How to Assess & Improve Your Board’s Performance (Part 2 – A Board That Pulls in the Same Direction)
In the second part of my discussion about the performing Board I want to discuss the activities of dealing with initial change.
Earlier this month I published the first part of this discussion which identified how boards can make decision that causes minimal disruption and encourages a culture that encourages and motivates the whole organisation.
It’s important that the Board is a mixture of complimentary behaviours, management styles and finally expertise. A diverse team held together by agreed values is the most effective one to have.
One where honest debate is encouraged and programmes and actions collectively agreed and then implemented. Most importantly this Board must have the ability to think strategically and be agile enough to make reasoned tactical decisions.
It’s probably a utopian view, which rarely happens all of the time, but we have all at some time or another been working within a team that is constantly moving forward and everyone is pulling together.
Constructing A Board That Pulls In The Same Direction
Putting a Board that can work in this way together requires a methodical approach. An assessment of the Board both in Executive and Non-Executive functions should be undertaken to avoid an ad-hoc approach that may have to be repeated at another date with all of the problems that that entails.
Perhaps the first thing to recognise is that not all of the current incumbents will be the right people for the future. It’s important not to personalise this as nearly all people who may not be right for one team can be the ideal fit with another.
That’s why it’s important when the Business Leaders have recognised this, that those no longer part of the company’s future are helped with structured programmes such as outplacement to get them on the correct career path. So many businesses forget this or reluctantly agree as part of a settlement. It’s actually a sound investment as it protects the reputation of the business and may even create business opportunities at a later date.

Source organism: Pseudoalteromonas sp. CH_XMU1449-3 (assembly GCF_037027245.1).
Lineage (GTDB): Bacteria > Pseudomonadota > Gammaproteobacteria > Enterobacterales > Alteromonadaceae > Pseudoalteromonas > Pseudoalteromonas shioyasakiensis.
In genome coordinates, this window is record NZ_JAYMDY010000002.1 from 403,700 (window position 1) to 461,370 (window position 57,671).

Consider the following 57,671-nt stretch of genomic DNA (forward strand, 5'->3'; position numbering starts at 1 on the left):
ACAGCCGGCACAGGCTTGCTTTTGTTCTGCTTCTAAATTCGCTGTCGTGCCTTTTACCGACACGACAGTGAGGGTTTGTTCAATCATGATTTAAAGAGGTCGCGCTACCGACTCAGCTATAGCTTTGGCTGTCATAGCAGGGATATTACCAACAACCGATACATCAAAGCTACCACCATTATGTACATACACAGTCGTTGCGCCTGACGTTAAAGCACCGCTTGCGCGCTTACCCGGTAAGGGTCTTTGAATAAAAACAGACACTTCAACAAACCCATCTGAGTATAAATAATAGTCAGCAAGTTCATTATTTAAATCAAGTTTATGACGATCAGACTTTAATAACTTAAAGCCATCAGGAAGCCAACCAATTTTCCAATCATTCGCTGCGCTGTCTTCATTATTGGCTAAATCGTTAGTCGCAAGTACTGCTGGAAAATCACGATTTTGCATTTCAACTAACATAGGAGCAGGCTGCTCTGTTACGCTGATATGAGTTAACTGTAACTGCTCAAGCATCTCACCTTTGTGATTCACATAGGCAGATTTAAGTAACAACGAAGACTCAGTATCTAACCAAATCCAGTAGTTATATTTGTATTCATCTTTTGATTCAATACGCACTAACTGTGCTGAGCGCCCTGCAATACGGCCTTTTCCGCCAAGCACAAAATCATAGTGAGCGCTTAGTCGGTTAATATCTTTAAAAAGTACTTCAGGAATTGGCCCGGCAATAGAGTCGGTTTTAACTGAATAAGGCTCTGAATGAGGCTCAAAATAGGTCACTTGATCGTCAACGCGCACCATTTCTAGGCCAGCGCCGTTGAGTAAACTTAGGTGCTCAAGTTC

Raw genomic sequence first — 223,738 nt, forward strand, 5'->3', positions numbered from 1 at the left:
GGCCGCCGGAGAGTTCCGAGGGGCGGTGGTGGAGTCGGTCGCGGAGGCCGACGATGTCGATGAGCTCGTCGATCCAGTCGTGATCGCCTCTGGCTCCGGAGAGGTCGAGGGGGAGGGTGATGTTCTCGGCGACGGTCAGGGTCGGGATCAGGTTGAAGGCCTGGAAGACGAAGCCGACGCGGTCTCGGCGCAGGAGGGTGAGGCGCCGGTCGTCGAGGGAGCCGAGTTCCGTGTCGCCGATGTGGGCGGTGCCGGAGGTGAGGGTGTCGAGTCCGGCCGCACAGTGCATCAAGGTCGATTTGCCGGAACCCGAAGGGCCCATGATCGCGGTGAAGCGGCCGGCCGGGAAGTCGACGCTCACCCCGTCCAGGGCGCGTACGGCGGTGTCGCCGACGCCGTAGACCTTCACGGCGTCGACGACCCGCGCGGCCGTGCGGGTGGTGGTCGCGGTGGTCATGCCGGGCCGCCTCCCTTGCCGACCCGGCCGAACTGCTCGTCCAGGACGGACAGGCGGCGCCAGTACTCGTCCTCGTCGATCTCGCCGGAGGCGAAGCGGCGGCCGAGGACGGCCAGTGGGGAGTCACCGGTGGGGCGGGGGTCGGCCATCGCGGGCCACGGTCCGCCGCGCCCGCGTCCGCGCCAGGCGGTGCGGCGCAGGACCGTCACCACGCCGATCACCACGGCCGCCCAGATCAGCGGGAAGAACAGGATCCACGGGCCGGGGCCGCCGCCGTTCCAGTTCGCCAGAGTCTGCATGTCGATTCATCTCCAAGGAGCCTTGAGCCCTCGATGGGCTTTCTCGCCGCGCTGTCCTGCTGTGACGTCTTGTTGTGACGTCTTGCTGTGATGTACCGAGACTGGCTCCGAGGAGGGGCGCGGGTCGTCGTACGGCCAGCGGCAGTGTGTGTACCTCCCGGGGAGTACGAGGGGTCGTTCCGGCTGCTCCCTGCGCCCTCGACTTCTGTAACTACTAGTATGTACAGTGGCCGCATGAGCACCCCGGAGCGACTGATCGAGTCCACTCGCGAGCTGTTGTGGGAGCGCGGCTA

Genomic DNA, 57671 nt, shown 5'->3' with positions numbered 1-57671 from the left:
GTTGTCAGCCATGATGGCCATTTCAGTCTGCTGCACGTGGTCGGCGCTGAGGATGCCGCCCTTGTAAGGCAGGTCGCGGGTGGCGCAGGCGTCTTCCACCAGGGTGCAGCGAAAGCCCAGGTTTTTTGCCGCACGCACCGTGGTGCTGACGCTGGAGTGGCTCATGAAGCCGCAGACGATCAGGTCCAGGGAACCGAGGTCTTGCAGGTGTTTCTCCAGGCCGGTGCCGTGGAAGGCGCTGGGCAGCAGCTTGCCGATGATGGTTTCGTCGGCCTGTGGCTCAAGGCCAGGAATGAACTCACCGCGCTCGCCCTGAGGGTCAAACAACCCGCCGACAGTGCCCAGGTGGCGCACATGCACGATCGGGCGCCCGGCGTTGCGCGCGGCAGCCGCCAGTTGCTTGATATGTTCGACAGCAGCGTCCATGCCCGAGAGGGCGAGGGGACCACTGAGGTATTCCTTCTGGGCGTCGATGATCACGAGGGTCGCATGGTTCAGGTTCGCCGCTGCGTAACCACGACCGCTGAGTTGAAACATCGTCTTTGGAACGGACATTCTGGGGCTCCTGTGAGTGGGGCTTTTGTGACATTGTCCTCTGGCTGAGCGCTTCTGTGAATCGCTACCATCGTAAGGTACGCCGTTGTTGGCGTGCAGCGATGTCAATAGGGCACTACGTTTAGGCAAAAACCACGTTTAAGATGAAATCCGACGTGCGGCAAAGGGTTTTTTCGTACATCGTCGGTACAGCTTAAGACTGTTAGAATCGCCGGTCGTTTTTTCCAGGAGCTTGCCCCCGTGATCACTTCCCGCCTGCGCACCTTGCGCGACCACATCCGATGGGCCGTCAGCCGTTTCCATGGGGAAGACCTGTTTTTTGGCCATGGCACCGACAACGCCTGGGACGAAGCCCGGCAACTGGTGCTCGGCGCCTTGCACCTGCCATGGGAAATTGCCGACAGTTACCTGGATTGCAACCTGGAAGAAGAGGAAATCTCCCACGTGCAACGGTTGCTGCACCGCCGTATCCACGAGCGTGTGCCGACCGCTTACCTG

Easing The Changes Into The Boardroom
One problem that often occurs is that more than one person on the executive team needs to be replaced. Many Chairmen and NEDs take the “easy” option of doing this in a sequential manner saying “so and so can leave now but we need to wait six months before we can make any other changes so as not to disrupt the business”.
Unsurprisingly this usually doesn’t help things at all as the whole executive team remains unsettled knowing that further changes are inevitably in the pipeline. Strategic initiatives are put on hold and of course underperforming executives remain in situ. A radical solution would be being honest and up front with executives and engage with them in the process. Rather than suddenly exiting them from the business, work in a “grown up” way for them to work out a programmed notice period to help with continuity and give them time and help to find their next position or career choice. Not only is there less risk with this option it also is seen as more humane and respectful and reduces the “collateral damage” caused to other employees and customers.
By exiting executives over a long time period there’s also a great opportunity to get a “handover” to the new executive and phase the outgoing executives commitment out over a period of time so as not to leave a continuity gap. In my next article I will discuss how to get the right fit and build a team dynamic that creates a performing Board.photo credit: JasonParis cc
David Seall is well known to many businesses across London and the South East as an Independent Director and Chartered Engineer specialising in the Manufacturing and Engineering sectors. David worked for many years in the Aerospace and Defence industry and was Chief Executive of the Engineering Employers Federation for London and the South East (EEF South) for over 10 years, working with hundreds of companies.